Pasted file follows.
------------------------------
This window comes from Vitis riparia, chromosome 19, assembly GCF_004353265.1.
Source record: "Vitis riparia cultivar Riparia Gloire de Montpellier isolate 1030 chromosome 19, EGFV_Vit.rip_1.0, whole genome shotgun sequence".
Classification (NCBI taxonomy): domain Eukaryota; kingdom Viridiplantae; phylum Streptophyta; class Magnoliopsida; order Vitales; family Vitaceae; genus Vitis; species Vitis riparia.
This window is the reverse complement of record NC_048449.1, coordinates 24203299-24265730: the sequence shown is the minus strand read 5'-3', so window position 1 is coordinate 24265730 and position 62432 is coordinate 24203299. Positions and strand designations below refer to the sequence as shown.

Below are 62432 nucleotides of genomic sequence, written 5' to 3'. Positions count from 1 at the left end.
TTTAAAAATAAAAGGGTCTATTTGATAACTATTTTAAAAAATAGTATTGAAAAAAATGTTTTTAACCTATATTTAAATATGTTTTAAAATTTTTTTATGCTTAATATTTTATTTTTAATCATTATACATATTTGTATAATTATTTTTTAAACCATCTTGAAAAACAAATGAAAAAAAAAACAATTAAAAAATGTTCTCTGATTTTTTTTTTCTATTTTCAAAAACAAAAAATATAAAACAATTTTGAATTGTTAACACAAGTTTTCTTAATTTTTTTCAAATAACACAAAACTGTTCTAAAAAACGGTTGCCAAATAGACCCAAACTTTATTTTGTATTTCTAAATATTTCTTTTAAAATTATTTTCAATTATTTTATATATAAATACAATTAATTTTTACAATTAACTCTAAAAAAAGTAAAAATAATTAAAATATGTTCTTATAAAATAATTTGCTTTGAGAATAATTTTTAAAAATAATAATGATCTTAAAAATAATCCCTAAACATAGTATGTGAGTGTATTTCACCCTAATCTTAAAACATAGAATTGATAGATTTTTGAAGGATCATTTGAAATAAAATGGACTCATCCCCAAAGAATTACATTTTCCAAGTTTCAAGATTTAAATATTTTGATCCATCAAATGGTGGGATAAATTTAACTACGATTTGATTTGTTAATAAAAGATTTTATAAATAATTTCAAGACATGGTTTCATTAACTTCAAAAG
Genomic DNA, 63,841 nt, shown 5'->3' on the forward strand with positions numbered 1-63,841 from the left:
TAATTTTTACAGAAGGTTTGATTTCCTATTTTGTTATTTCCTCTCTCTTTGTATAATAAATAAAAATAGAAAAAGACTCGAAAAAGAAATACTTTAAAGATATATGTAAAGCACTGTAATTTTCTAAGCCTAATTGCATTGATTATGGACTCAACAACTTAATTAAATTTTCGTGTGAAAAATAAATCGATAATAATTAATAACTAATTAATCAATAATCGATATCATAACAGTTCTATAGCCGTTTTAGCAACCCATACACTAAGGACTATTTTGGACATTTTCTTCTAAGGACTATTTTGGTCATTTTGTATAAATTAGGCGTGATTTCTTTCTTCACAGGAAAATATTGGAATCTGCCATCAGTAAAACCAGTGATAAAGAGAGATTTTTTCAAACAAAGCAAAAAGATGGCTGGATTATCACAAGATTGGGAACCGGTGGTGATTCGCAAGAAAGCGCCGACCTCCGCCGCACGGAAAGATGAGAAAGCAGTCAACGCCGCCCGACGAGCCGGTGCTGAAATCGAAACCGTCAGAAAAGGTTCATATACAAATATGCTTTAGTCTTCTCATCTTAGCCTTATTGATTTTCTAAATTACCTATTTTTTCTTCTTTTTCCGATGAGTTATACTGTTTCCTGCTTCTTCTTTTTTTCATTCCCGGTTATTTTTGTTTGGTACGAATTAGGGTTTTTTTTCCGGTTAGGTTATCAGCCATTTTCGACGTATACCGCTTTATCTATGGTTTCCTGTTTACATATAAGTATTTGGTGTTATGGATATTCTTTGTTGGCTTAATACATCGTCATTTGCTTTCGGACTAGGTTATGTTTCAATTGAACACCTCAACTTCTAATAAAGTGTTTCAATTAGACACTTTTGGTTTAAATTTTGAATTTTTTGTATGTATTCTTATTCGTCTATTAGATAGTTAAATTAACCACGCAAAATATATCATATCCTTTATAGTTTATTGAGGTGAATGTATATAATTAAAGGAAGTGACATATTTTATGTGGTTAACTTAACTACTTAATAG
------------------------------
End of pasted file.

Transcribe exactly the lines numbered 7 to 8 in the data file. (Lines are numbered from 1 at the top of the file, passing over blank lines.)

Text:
Genomic DNA, 63,841 nt, shown 5'->3' on the forward strand with positions numbered 1-63,841 from the left:
TAATTTTTACAGAAGGTTTGATTTCCTATTTTGTTATTTCCTCTCTCTTTGTATAATAAATAAAAATAGAAAAAGACTCGAAAAAGAAATACTTTAAAGATATATGTAAAGCACTGTAATTTTCTAAGCCTAATTGCATTGATTATGGACTCAACAACTTAATTAAATTTTCGTGTGAAAAATAAATCGATAATAATTAATAACTAATTAATCAATAATCGATATCATAACAGTTCTATAGCCGTTTTAGCAACCCATACACTAAGGACTATTTTGGACATTTTCTTCTAAGGACTATTTTGGTCATTTTGTATAAATTAGGCGTGATTTCTTTCTTCACAGGAAAATATTGGAATCTGCCATCAGTAAAACCAGTGATAAAGAGAGATTTTTTCAAACAAAGCAAAAAGATGGCTGGATTATCACAAGATTGGGAACCGGTGGTGATTCGCAAGAAAGCGCCGACCTCCGCCGCACGGAAAGATGAGAAAGCAGTCAACGCCGCCCGACGAGCCGGTGCTGAAATCGAAACCGTCAGAAAAGGTTCATATACAAATATGCTTTAGTCTTCTCATCTTAGCCTTATTGATTTTCTAAATTACCTATTTTTTCTTCTTTTTCCGATGAGTTATACTGTTTCCTGCTTCTTCTTTTTTTCATTCCCGGTTATTTTTGTTTGGTACGAATTAGGGTTTTTTTTCCGGTTAGGTTATCAGCCATTTTCGACGTATACCGCTTTATCTATGGTTTCCTGTTTACATATAAGTATTTGGTGTTATGGATATTCTTTGTTGGCTTAATACATCGTCATTTGCTTTCGGACTAGGTTATGTTTCAATTGAACACCTCAACTTCTAATAAAGTGTTTCAATTAGACACTTTTGGTTTAAATTTTGAATTTTTTGTATGTATTCTTATTCGTCTATTAGATAGTTAAATTAACCACGCAAAATATATCATATCCTTTATAGTTTATTGAGGTGAATGTATATAATTAAAGGAAGTGACATATTTTATGTGGTTAACTTAACTACTTAATAG